"Once I had that ultimatum, and that deadline in mind, it just switched in my mind and started making me thinking of it as a business now, and really that was the turning point for me, because I began to think more strategically about who was reading my blog, what they needed, and products that I could launch to them," he continued. "But also, I got on the phone for the fist time and started ringing advertisers to create a direct relationship with them."

Rowse recently discussed using temporary blogs as stepping stones for your broader goals:

"A temporary blog is a blog that I suggest some new users would start," Rowse told WebProNews. "A lot of people say you have to choose a niche, and get a domain name and that, but a lot of bloggers find that so overwhelming that they don’t know what they want to write about yet, they don’t know what their voice is, they don’t know what to name their blog as…so perhaps for some people, it’s more appropriate just to start up any blog – just to start learning about blogging, and start getting into the rhythm of writing, and to find what they actually enjoy about blogging and what topics they enjoy. Get some reader feedback on that."

"That’s kind of how I started," he added. "My first blog, I don’t actually write on anymore, but it helped me to build a bit of an audience, but also refine what I wanted to write about, and learn the tools as well. So, just jump on a blog or a Blogger blog. It doesn’t matter what the platform is if you’re not gonna be there for the long term, and just start blogging for a while, and then you’ll begin to find your ideas are refined."

On the biggest problems Rowse sees from others that are blogging, he said, "I find a lot of bloggers is, their biggest problem is they don’t start. They’re convinced that they should have a blog, but they don’t actually do it. And they can do that because they feel overwhelmed by the choices in setting it up, or they can feel nervous and not worthy to really write, but you can’t let that hold you back. You’ve got to actually start. And then another thing – a lot of bloggers just regurgitate what everyone else is writing, and they don’t actually have anything unique or useful to say to people."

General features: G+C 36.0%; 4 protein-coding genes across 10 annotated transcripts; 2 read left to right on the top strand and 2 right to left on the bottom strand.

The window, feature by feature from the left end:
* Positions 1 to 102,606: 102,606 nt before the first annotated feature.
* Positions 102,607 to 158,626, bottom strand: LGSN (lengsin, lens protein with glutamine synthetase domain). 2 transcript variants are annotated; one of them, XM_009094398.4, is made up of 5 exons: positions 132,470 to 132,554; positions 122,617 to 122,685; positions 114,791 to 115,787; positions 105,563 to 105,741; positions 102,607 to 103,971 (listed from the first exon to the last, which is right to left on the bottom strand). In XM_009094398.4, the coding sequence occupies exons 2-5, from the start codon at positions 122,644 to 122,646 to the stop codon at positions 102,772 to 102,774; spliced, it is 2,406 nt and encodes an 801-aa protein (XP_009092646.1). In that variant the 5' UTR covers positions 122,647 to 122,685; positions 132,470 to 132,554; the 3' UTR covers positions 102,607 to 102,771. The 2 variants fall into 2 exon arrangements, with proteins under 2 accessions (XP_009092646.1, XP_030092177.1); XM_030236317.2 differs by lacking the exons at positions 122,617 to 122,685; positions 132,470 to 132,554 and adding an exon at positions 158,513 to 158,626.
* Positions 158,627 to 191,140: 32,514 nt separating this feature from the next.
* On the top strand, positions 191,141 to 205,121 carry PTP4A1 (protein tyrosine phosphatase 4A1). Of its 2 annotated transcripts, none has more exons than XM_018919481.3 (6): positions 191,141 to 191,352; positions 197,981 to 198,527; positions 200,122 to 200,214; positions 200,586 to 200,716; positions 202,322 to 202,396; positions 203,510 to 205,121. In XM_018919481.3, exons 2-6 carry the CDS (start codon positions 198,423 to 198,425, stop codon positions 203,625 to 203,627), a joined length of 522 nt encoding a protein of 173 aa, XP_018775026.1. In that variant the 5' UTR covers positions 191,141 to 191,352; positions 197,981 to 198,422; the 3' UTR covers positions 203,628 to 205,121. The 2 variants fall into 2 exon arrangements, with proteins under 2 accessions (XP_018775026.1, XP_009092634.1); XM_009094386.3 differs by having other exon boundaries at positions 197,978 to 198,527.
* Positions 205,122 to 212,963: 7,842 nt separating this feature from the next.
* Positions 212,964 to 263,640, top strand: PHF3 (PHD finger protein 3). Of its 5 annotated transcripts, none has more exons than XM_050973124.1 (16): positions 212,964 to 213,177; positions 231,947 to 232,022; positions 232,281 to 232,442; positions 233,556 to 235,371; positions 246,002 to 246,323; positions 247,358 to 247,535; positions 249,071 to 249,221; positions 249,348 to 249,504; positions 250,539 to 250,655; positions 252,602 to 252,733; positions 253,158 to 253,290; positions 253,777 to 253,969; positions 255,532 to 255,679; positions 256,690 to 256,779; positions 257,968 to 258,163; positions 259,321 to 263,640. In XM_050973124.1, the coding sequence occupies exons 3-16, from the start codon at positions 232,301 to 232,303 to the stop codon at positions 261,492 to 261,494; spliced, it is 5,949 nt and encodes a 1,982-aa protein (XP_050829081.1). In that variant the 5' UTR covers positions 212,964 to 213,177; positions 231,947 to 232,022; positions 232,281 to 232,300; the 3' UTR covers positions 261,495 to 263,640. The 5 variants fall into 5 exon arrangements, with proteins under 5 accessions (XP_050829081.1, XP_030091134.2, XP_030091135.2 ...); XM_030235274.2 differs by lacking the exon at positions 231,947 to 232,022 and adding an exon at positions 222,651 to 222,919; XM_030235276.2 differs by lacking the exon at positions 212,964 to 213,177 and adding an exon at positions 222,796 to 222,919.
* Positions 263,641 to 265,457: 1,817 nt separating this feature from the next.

"So really, it’s about identifying human need, and problems that people really have, and build something that matters to people," he concluded. "Even if it’s basic stuff that you think is too basic, a lot of people out there need to know that stuff. They’re asking those questions."

What are the biggest issues you face in your blogging efforts? Share your thoughts in the comments.

Watch our past interviews with Rowse here for even more helpful advice.


Chris Crum
Chris Crum has been a part of the WebProNews team and the iEntry Network of B2B Publications since 2003. Follow Chris on Twitter, on StumbleUpon, on Pinterest and/or on Google: +Chris Crum.